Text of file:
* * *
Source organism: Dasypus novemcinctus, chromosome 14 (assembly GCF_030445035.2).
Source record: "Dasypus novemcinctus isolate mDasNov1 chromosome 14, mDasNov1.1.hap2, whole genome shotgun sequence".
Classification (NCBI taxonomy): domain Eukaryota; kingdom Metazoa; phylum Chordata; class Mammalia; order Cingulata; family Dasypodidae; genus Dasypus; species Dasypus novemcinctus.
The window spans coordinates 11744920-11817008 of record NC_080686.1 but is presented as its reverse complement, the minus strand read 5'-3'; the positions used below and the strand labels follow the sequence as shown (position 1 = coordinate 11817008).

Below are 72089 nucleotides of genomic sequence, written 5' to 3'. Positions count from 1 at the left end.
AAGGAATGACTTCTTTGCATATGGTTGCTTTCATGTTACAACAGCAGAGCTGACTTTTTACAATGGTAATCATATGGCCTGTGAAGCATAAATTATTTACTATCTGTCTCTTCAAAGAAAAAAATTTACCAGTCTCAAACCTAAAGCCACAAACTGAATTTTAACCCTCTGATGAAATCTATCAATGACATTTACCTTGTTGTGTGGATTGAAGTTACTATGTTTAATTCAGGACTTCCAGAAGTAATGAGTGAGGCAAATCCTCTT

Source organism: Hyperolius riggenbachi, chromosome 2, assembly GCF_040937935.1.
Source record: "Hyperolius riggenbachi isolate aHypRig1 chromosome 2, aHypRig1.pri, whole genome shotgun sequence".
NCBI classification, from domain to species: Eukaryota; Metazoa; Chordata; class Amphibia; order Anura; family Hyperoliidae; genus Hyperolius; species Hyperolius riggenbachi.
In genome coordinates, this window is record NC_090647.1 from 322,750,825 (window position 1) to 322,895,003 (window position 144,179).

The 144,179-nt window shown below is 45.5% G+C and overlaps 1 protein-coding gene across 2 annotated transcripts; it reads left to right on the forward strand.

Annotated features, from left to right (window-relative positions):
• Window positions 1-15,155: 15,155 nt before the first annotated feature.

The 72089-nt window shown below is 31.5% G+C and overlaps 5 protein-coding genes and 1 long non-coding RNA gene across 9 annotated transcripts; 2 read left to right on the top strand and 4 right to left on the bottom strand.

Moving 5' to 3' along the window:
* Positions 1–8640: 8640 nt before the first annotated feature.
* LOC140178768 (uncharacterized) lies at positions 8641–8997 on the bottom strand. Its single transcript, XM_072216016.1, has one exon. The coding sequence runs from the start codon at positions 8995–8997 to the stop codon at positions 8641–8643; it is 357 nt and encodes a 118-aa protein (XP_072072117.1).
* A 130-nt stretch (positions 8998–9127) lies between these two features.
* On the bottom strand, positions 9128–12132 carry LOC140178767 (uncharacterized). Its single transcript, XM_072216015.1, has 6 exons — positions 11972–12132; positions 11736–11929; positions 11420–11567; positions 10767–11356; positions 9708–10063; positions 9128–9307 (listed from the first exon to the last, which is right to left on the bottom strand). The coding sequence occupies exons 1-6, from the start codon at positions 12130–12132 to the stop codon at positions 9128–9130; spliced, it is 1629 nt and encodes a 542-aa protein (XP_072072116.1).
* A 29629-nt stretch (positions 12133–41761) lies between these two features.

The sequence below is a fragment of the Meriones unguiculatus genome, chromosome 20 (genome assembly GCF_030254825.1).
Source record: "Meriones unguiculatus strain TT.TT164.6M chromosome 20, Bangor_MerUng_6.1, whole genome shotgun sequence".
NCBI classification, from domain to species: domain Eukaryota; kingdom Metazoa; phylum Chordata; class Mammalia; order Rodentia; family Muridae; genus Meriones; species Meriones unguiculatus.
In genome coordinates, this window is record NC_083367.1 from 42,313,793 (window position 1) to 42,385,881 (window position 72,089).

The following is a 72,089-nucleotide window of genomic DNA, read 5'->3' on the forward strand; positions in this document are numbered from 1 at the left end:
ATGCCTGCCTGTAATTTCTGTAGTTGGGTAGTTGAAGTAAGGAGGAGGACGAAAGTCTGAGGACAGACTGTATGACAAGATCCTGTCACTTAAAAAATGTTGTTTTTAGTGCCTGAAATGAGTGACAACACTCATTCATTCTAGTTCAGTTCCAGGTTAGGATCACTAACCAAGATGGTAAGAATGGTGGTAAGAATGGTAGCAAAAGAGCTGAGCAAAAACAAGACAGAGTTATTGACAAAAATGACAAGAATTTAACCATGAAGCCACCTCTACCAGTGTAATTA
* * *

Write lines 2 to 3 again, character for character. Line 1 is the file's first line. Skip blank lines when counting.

Source record: "Dasypus novemcinctus isolate mDasNov1 chromosome 14, mDasNov1.1.hap2, whole genome shotgun sequence".
Classification (NCBI taxonomy): domain Eukaryota; kingdom Metazoa; phylum Chordata; class Mammalia; order Cingulata; family Dasypodidae; genus Dasypus; species Dasypus novemcinctus.